At the onset of the legislative session Governor Mark Dayton (DFL) established three specific priorities, which the legislature has largely ignored: Stable funding for transportation and transit, ditch buffers on agricultural lands to protect the state’s water supply from agricultural pollution and universal, voluntary pre-K education for four year-olds. Normally, governors get 85% of what they want and in each of these areas the legislature has come up drastically short.
This backhand delivered by the legislature to the governor only warrants its own corporal response. Governor Dayton should veto the Agricultural Finance and Natural Resources, and Education Bills and demand a Transportation Finance Bill in a Special Session. Especially because the Ag/Nat Bill effects many rural communities, which Republicans claim as their core constituency. The bills that are coming to his desk are woefully inadequate.
As we heard at the start of the legislative session this is the Governor Unbound, he should prove he embodies the self-declared moniker. It is important that the governor carry through with his threat to veto the Education Bill and by vetoing the Agricultural Finance and Natural Resources Bill he hits the Republican House right in their proverbial bread basket.
When one looks at the bills headed to the governor it is easy to see the slight.
The Transportation Omnibus Bill is a “Lights on Provision”, is mainly about policy and it enables a continuation of the discussion next legislative session, or when the legislature next meets. The bill does not address the governor’s concern for a stable funding resource to pay for road, bridges or transit needs.
There is no provision, study or any response to governor’s call for addressing or remediating the pollution caused by farm application of pesticides, herbicides and fertilizers. The agricultural industry has successfully asserted its influence forgoing any changes in agricultural policy or practice. This means farmers will continue to plant Round-Up Ready seeds, which are encased with the pollutants next season and our state’s waters are still in peril.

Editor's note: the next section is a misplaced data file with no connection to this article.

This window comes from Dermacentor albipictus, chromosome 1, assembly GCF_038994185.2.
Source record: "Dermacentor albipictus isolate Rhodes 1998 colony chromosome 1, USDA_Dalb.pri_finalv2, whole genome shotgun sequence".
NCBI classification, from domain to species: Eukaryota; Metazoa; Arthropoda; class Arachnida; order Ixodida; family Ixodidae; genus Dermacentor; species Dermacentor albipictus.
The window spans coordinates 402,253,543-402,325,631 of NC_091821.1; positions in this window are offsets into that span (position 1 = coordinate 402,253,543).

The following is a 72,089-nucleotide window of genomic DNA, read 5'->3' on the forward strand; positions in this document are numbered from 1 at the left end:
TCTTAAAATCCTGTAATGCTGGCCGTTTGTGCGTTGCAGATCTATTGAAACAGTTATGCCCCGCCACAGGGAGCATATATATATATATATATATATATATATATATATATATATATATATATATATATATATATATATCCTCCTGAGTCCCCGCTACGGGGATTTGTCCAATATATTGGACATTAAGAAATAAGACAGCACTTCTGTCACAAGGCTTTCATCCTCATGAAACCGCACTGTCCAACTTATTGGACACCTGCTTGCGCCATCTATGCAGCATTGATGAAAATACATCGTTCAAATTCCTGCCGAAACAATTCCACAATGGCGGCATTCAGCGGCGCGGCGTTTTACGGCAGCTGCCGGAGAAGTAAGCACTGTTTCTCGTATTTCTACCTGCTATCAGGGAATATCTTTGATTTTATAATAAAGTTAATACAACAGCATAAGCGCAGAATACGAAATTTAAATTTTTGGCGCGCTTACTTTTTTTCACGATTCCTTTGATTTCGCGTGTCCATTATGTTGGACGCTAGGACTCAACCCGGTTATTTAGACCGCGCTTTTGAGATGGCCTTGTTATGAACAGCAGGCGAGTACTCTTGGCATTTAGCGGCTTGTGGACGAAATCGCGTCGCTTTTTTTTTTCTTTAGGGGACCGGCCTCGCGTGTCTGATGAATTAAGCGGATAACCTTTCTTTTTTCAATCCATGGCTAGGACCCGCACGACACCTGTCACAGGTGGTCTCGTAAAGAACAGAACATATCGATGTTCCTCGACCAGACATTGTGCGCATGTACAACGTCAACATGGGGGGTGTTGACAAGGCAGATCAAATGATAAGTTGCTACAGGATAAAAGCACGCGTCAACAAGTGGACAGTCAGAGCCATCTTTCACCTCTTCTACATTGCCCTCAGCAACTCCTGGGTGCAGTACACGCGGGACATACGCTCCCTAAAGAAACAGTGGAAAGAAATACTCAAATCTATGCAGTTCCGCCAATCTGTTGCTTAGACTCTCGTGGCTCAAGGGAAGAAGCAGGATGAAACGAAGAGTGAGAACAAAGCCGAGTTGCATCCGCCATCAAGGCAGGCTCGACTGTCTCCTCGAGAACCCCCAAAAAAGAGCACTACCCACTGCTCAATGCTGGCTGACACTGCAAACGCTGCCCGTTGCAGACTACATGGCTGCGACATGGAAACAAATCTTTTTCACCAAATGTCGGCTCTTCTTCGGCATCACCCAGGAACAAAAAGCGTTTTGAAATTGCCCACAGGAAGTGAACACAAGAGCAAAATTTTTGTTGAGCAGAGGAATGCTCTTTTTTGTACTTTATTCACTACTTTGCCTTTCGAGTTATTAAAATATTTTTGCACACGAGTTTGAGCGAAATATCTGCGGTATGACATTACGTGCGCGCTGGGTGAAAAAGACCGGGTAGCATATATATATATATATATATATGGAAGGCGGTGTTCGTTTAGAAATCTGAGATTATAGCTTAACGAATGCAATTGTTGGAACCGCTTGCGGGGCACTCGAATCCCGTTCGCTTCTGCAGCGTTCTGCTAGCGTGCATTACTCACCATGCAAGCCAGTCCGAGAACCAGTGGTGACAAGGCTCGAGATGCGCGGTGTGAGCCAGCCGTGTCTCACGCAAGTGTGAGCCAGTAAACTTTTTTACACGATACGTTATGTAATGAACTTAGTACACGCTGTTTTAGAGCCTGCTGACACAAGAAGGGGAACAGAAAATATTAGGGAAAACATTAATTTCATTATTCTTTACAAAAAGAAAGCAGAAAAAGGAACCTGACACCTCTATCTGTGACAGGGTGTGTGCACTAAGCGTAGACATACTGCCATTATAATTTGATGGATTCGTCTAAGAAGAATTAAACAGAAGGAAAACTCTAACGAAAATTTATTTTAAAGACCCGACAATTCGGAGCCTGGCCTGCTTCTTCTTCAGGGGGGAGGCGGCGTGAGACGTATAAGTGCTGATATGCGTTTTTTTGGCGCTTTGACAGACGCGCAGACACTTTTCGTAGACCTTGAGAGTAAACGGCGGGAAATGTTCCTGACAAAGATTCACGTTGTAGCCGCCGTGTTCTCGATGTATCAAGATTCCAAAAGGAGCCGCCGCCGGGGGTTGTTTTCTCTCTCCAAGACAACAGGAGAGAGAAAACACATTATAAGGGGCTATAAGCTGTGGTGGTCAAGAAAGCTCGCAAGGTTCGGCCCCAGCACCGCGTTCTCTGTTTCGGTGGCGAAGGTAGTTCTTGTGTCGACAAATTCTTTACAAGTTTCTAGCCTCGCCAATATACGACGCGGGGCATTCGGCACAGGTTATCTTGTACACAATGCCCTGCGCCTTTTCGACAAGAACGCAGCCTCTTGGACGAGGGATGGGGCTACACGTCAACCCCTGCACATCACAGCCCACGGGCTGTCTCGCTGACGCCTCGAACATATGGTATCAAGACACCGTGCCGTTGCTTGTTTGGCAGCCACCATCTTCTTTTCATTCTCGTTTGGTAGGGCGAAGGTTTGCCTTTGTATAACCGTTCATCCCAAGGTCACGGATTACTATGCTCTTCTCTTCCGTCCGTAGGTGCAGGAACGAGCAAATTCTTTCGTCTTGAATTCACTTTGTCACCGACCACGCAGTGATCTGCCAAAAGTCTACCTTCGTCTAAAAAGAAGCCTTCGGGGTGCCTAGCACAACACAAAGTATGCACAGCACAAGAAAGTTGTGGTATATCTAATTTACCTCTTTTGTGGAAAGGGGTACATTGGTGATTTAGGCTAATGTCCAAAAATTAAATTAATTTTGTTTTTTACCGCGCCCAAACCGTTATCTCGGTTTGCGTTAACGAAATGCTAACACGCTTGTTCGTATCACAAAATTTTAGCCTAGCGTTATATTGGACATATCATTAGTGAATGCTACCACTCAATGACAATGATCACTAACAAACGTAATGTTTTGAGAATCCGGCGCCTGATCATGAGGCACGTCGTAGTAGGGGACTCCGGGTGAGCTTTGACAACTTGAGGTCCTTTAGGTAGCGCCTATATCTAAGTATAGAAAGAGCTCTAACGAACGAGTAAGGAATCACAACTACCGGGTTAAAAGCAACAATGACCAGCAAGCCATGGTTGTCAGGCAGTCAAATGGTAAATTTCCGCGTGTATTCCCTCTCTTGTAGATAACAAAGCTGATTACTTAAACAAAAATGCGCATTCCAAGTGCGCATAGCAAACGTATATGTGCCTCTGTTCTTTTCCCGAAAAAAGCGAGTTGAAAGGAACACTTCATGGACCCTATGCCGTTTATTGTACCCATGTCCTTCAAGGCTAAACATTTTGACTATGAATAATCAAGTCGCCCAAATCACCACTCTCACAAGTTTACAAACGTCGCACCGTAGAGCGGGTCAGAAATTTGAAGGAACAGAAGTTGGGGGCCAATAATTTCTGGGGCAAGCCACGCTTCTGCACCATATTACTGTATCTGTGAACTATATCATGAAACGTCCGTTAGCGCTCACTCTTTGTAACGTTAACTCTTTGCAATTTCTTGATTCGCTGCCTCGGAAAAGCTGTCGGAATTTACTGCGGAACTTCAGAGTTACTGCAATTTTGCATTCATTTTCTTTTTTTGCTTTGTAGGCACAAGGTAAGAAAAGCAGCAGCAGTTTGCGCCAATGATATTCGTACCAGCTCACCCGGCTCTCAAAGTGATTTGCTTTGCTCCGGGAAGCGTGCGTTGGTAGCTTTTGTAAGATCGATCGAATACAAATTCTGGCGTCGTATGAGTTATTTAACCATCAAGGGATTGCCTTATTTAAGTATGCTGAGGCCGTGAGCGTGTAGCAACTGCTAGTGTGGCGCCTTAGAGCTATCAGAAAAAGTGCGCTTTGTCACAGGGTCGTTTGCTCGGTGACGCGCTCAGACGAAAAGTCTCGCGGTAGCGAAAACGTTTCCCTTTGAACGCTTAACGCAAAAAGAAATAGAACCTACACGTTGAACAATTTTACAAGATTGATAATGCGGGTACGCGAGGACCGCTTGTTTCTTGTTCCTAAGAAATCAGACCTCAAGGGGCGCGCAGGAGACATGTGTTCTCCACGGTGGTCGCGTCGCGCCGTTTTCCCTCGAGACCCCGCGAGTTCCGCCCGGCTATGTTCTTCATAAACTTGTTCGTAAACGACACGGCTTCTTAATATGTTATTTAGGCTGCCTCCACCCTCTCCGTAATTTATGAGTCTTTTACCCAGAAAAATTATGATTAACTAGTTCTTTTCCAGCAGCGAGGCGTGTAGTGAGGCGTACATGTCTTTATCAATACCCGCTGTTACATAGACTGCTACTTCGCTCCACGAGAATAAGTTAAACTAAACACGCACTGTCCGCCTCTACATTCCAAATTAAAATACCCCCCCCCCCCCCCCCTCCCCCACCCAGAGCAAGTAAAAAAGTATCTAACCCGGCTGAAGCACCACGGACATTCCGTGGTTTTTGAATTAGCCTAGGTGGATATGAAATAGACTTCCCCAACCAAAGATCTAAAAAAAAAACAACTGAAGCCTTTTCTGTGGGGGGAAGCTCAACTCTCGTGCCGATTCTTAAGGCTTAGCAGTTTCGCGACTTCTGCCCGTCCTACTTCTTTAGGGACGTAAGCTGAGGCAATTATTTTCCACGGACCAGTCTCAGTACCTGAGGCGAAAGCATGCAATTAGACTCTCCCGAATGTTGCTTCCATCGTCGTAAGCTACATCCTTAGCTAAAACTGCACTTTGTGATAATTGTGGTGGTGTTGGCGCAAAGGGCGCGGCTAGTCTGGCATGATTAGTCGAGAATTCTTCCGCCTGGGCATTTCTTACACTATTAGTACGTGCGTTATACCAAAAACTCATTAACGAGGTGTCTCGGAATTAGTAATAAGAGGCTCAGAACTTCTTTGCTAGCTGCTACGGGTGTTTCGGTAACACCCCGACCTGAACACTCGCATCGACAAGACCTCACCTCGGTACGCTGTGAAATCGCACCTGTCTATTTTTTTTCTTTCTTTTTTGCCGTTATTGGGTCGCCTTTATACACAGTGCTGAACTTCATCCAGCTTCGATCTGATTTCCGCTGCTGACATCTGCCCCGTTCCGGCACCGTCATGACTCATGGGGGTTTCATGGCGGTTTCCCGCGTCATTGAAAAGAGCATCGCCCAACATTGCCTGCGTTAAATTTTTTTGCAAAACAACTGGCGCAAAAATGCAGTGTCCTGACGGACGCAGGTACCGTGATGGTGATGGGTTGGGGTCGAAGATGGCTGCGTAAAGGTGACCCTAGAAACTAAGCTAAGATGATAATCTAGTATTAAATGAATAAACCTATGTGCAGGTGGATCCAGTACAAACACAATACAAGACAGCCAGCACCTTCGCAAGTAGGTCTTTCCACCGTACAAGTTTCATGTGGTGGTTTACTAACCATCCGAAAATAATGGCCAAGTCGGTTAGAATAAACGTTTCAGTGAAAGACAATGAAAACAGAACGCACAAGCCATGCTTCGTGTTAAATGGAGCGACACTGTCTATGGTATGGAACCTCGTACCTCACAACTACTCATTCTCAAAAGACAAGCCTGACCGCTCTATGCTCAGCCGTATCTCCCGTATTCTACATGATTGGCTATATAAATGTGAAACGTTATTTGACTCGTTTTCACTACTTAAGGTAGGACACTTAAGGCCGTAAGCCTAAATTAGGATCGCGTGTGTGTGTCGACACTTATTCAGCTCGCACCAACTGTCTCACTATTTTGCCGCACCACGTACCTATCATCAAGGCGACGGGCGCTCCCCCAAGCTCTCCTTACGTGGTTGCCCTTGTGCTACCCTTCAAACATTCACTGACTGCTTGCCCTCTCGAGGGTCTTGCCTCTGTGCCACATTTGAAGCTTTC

The E-12 Funding Bill lacks funding for any innovations in education and barely meets the effects of inflation. The only reason it does so is because inflation is at a historic low. After, nearly a decade of perpetual deficits, the Senate has succumbed to the pressures of the House, and made only moderate adjustments to the per pupil funding formula. If Minnesota seeks to reclaim its title as the “Brainpower state” it will need to wait for another opportunity.
During the press conference announcing the February Revenue forecast, we asked Governor Dayton if he consider his approach to be more of a long-term rather than a short-term as proposed by the House Republicans. He agreed with the premise of our question and thanked Publisher Shawn Towle for the idea, saying he was going to use that himself.
When one looks at the various budget bills it is hard to see any change in the funding mechanisms from past legislative sessions when the state faced large deficits. It is interesting to note in 1998, the DFL House Majority adjourned Sine Die because they for Baby Ed and Governor Arne Carlson (R) wanted Ex Post Facto legislation for Marvin Windows. When it became clear the House would not get what they wanted they adjourned Sine Die. Coincidentally, that is the same year the DFL lost the House Majority and Jesse Ventura (RP) became governor. In our opinion, this set the state on its path to ruin.
If we are to learn anything from the past it is our state moves forward when everyone is pulling in the same direction.